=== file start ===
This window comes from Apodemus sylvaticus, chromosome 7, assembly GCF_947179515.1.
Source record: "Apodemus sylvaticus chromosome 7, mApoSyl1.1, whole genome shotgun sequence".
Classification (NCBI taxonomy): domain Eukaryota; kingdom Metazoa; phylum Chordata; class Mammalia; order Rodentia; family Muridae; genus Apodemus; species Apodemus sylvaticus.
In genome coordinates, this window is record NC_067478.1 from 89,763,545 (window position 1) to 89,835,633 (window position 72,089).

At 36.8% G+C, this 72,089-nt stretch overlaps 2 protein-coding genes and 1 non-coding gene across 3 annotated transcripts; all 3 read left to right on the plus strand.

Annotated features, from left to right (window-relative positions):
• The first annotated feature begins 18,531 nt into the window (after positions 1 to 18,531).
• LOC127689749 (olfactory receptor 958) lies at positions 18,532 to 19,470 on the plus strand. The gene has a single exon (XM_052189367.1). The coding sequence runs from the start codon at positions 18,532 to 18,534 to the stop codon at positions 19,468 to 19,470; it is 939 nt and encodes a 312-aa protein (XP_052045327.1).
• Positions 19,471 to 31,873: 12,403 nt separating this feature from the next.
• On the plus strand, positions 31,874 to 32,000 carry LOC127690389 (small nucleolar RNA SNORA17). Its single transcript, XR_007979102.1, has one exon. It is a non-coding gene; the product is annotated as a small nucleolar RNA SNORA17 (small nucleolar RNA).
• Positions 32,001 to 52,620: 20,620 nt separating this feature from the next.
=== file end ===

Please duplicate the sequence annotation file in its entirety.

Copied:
This window comes from Apodemus sylvaticus, chromosome 7, assembly GCF_947179515.1.
Source record: "Apodemus sylvaticus chromosome 7, mApoSyl1.1, whole genome shotgun sequence".
Classification (NCBI taxonomy): domain Eukaryota; kingdom Metazoa; phylum Chordata; class Mammalia; order Rodentia; family Muridae; genus Apodemus; species Apodemus sylvaticus.
In genome coordinates, this window is record NC_067478.1 from 89,763,545 (window position 1) to 89,835,633 (window position 72,089).

At 36.8% G+C, this 72,089-nt stretch overlaps 2 protein-coding genes and 1 non-coding gene across 3 annotated transcripts; all 3 read left to right on the plus strand.

Annotated features, from left to right (window-relative positions):
• The first annotated feature begins 18,531 nt into the window (after positions 1 to 18,531).
• LOC127689749 (olfactory receptor 958) lies at positions 18,532 to 19,470 on the plus strand. The gene has a single exon (XM_052189367.1). The coding sequence runs from the start codon at positions 18,532 to 18,534 to the stop codon at positions 19,468 to 19,470; it is 939 nt and encodes a 312-aa protein (XP_052045327.1).
• Positions 19,471 to 31,873: 12,403 nt separating this feature from the next.
• On the plus strand, positions 31,874 to 32,000 carry LOC127690389 (small nucleolar RNA SNORA17). Its single transcript, XR_007979102.1, has one exon. It is a non-coding gene; the product is annotated as a small nucleolar RNA SNORA17 (small nucleolar RNA).
• Positions 32,001 to 52,620: 20,620 nt separating this feature from the next.